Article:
Anglers’ net gain hit by freeze

July 14, 2017

Anglers are fetching good bags of crayfish from the Murray River and Waranga Basin - but remember the bag limit rule.

It has been one of those weeks again — cold and wet with occasional sunny days — not the sort of conditions that make a person want to run off to the great outdoors to go fishing.

But with my footy team not doing so well there is no real incentive to become a couch potato either, so with several extra layers of clothing I went to the river, rod in hand.

The outcome of my venture was no bites, a build-up of a couple of inches of mud on my shoes, and cold fingers.

So definitely not one of my better days’ fishing.

The reports I have been receiving have not been all that encouraging either, with only an occasional fish being caught in the Goulburn River.

One keen angler reported he and a group of friends had a slow time at Eildon as well.

He said they had spent the best part of a week on a house boat and a lot of time fishing. They used bait as well as a variety of lures, with just three trout and a couple of small redfin to show for their efforts.

There is still only a tiny hint of yellow among the trees and that means the wattle is yet to come into full bloom, so the yellowbelly are still to come on the bite in earnest, although cod are still nosing around looking for a feed.

Some cod have been caught at Eildon around the structure, and anglers using deep diving lures are getting the best results and the most catches have been around the wall and in the main house boat harbour, although fish are where you catch them.

The good news is that the river level is now dropping following the end of the recent environmental releases from Lake Eildon and that means that I should be able to get to my favoured fishing spots as soon as they dry out a little and the banks become less slippery.

The crayfish season is continuing with some good bags of these delicious crustaceans being caught in the Murray River and also in Waranga Basin.


Remember the bag and size limit that applies to crayfish — a recent blitz by fisheries inspectors nabbed a number of people who had exceeded their bag limit as well as taking undersized crays, females in berry and having more nets than is permitted.

Crayfish take a long time to reach maturity and are vulnerable to over-fishing, so if anglers stick to the rules we will have a great resource into the future.


Saltwater fishing has continued to be productive — Rod Lawn, from Adamas Fishing Charters at Queenscliff, said a good variety of fish were being taken around that region.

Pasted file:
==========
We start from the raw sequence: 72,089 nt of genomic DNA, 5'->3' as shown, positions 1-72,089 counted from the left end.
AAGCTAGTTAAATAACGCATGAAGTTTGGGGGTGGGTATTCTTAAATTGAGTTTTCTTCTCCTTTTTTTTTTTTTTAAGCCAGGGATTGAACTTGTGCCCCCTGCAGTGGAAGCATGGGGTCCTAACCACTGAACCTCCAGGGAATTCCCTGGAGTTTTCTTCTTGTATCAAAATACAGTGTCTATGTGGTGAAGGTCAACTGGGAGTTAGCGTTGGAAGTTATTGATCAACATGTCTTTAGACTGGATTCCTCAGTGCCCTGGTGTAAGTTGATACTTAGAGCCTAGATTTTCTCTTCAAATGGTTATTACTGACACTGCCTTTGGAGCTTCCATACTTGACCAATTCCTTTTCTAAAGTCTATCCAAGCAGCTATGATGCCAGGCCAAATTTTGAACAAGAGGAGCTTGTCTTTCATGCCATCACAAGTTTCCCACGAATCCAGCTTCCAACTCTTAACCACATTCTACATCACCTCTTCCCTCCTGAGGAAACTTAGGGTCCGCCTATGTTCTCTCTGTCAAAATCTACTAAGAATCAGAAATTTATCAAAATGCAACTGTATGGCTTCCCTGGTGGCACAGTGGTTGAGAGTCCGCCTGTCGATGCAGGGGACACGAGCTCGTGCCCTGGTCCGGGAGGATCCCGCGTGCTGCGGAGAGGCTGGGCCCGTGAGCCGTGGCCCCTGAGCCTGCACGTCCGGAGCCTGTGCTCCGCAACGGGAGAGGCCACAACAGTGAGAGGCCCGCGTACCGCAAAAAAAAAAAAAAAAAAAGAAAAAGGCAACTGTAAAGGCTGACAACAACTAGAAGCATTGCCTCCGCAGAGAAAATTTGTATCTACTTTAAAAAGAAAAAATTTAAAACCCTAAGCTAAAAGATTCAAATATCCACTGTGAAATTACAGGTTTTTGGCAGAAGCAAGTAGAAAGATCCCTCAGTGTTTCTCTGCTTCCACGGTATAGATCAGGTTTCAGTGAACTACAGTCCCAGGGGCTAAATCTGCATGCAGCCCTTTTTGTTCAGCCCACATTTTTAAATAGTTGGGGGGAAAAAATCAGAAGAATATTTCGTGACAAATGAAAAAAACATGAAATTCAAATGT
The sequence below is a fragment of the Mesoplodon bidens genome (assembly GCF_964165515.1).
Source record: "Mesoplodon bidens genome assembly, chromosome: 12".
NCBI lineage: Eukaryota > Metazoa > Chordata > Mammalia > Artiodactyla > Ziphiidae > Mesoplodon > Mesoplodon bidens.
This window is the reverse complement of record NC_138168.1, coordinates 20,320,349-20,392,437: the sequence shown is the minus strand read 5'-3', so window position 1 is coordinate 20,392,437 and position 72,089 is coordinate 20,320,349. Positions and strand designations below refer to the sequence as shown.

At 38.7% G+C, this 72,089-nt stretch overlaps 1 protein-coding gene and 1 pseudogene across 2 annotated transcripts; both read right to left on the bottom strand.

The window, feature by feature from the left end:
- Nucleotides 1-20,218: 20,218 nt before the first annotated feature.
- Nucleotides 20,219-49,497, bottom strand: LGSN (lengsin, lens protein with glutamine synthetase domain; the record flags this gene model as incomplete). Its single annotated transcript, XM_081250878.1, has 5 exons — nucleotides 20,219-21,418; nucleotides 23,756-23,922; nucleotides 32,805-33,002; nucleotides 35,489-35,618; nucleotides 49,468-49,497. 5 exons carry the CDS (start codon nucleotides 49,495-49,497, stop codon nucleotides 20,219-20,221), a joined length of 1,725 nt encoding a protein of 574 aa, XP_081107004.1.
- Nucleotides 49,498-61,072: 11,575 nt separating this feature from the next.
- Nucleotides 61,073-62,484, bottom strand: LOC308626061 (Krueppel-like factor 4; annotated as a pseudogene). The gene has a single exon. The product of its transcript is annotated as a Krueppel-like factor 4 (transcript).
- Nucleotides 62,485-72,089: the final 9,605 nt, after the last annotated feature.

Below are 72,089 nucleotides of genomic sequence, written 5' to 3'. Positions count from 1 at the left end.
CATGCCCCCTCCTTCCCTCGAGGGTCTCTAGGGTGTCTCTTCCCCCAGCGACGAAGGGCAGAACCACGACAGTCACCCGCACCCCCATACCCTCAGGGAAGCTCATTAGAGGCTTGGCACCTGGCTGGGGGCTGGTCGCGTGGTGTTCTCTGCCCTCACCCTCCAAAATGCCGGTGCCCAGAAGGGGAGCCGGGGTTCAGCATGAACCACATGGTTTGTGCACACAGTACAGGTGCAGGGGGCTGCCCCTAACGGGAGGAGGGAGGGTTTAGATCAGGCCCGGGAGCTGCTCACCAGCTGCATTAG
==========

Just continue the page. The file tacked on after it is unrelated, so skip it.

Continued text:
He said some snapper were biting off the coast around Ocean Grove and Barwon Heads. Whiting and calamari were being caught inside the heads near the cottage and silver trevally were being caught around the mouth of the creek near the ferry terminal.

Rod said gummy shark were also being caught near the old submarine wrecks on the late run-out tide.

He said fresh trevally fillets and squid were the best baits.

Rod said salmon were being caught by anglers on the surf beaches, using silver lures and whole pilchards — once again on the run-out tide.

Rod, who has been fishing around Portland, said bluefin tuna were still being caught close in. He said most fish were around the 10 to 15kg size, but he expected the bigger fish to come on the bite next month.

North of the border at Eden, John Liddell said he was hearing of good hauls of snapper and morwong being caught along the inshore reefs and big flathead around the Green Cape area, although it is a good hour-long boat trip from Twofold Bay to the cape.

Up north

John said kingfish were also being caught by anglers, using live bait and knife jigs.

He said finding the schools of fish was the trick. Anglers needed a good finder to read the bottom.

John said anglers fishing off the shelf were catching yellowfin tuna when the conditions were right, and that water temperature was the key to attracting schools of bait fish to the area as these, in turn, attracted the tuna.

A little further north at Narooma, Graham Cowley said his son Nicholas was catching plenty of table fish when fishing the inshore reefs, including snapper, flathead, morwong and perch.

He said kingfish were schooling around an area to the north of Montague Island and off the shelf bluefin tuna were falling prey to skirted lures when trolled behind a boat.

Graham said when the bar at Narooma was too rough to go off shore, fishing inside the lake was a good alternative. Large bream were being caught around the oyster leases as well as mega-sized flathead.

Soft plastics were a good method of fishing as well as using bait such as squid or slimy mackerel.

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